Initially Rincon sat on the sidelines in the push for online poker. “We weren’t excited initially,” said Mazzetti. “But more and more the younger generation is on their machines and not so much into the slot machines. They are more into mobile platforms and table games and high tech. That is kind of the future, it appears.
“So, looking down the road it appears to be a good business to look at. This is the difference, we are a government but we are also developing businesses with a lot of high tech,” he said.
“Let’s say you are a young person who games online, you would occasionally want to come into a brick and mortar casino to play and cash in your online points,” he said.
Currently there is a bill before the legislature, AB 431 sponsored by Assemblyman Adam Gray, chairman of the Committee of Governmental Operations (GO), a key committee in the legislature. This bill was introduced last year and is likely to be revived this year.
“We believe the legislature will move on that.” Mazzetti plans to go to Sacramento this week to talk to Gray and other lawmakers about the issue.
Indian Veterans Memorial
Several months ago Mazzetti was asked to serve as chairman of the American Indian Veterans Memorial that is planned for the Riverside National Cemetery.
According to Mazzetti, who is a Vietnam veteran, this memorial has been in the planning stages since 2009. Mazzetti brings many skills to the table of this effort. He is an engineering contractor and well driller and he is also very well known in the Western U.S. among tribes. “They asked me to look at it several months ago and I thought they needed a better plan of attack. So they asked me to become honorary chairman. I want to see this funded by tribes and built by Indian contractors,” he said.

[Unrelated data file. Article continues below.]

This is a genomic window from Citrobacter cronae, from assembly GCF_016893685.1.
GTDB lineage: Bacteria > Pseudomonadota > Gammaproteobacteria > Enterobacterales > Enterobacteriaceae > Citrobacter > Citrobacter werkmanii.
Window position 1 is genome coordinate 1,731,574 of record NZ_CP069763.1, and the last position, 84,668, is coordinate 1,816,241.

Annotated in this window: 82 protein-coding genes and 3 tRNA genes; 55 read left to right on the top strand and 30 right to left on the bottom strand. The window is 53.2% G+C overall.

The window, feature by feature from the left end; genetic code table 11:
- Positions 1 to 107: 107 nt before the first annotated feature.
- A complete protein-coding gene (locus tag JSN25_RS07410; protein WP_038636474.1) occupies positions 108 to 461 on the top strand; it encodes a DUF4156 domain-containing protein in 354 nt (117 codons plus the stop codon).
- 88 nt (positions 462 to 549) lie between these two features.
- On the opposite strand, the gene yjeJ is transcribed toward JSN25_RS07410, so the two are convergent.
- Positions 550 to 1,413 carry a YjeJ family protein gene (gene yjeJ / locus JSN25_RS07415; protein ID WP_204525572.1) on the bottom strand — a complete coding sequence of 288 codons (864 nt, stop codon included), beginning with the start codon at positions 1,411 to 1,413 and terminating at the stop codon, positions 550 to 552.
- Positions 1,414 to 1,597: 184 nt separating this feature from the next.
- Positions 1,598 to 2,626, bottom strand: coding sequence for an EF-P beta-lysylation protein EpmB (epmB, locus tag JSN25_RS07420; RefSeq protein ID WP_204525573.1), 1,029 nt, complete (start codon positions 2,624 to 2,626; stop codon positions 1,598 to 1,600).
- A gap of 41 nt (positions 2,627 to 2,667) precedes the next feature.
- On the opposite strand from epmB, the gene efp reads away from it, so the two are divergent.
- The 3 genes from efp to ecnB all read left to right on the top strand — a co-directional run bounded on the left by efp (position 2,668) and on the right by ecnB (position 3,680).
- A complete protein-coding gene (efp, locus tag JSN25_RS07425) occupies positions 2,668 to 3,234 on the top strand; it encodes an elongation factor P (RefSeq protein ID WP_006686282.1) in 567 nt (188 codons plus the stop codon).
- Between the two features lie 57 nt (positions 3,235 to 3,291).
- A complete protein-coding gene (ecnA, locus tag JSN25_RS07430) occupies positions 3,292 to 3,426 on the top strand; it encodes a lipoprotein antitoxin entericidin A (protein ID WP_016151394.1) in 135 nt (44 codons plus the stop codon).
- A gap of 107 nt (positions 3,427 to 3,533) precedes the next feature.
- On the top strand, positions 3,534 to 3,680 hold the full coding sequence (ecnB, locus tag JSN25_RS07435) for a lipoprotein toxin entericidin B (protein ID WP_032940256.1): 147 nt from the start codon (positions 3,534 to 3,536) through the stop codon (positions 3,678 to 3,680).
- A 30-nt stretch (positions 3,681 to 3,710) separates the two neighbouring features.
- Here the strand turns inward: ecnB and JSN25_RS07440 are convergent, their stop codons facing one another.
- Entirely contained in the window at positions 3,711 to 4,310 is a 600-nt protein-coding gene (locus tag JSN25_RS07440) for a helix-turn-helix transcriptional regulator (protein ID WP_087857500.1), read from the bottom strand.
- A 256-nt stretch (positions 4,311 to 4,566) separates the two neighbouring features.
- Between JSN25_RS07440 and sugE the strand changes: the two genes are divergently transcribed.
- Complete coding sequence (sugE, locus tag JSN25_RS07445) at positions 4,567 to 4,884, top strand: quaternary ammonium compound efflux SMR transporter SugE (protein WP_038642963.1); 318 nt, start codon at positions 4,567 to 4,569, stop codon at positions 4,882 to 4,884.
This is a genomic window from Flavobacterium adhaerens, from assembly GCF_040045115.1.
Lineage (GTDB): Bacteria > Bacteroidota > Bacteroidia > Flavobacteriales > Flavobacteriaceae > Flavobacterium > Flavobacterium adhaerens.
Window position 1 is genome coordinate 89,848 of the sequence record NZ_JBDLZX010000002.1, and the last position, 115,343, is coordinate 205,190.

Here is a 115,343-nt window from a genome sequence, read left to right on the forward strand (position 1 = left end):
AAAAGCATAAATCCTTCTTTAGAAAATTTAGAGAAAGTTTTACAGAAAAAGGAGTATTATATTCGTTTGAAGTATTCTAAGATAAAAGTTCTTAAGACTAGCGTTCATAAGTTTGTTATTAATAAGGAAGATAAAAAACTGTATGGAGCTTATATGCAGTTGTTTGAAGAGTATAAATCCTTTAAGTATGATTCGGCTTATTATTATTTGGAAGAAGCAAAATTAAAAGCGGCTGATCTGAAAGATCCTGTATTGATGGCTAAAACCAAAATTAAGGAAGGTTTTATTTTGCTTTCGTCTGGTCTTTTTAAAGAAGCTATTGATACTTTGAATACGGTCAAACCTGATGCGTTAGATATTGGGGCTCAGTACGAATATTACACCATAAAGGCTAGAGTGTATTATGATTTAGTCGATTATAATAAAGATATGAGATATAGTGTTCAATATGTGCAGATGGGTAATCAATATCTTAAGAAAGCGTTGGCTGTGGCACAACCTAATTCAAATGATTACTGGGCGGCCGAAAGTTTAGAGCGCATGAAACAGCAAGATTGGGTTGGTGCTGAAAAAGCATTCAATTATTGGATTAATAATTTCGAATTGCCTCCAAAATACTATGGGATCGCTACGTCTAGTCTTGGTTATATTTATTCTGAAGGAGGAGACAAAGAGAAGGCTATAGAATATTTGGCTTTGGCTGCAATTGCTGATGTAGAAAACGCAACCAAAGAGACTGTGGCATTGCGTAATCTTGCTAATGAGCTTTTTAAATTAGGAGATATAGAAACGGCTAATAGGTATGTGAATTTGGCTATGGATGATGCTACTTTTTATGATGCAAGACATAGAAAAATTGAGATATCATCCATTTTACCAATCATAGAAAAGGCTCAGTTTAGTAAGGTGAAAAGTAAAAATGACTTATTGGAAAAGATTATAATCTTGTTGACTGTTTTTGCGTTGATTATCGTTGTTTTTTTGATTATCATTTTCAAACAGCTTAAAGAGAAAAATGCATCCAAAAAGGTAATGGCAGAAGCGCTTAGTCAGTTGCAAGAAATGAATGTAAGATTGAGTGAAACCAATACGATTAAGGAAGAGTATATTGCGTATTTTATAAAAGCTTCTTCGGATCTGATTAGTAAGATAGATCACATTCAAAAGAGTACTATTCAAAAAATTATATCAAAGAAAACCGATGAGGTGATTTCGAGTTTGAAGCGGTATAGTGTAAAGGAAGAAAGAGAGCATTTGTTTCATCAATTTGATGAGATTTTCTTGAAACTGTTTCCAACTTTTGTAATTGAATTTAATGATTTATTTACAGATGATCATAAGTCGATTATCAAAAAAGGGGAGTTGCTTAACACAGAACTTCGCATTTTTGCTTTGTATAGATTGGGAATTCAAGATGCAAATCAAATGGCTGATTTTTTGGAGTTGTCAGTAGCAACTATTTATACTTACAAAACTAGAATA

The cost of the memorial is an estimated $4.1 million. “It costs more since it will be built on federal land and has to use prevailing wage labor,” he said.
After years of litigation over water rights the Indian tribes that sit alongside the San Luis Rey River basin and the City of Escondido and Vista Irrigation District may be on the verge of a settling a lawsuit that will allow them to share in an extra 16,000 acre feet of water a year.
If it had just been up to the tribes and the city and water districts the issues would have been settled many years ago, says Mazzetti. The lawsuit was first filed in 1968 over water rights that were taken from the tribes and given to the city and VID when the Escondido Canal was built in 1914. That canal brings water from Lake Henshaw to Lake Wohlford.
“In this instance the government has been the problem,” said Mazzetti. “It gave the water to Escondido and the Irrigation District. The lawsuit was to get back the water that was diverted, which is about 90% of the water.”
The goal is not to deprive the city or VID of the water, but to get the tribes their own water, which, in Rincon’s case could be used to replenish and clean out the aquifer on the reservation and allow crops to be grown there again.
“The question over the years has been how to make both parties whole. How can you split up the 16,000 acre feet that both feel they are entitled to. The answer is, you can’t.”
What made a settlement possible that left all participants whole was a process that created extra water, and came from lining All American Canal to save water that had been seeping into the ground over the decades.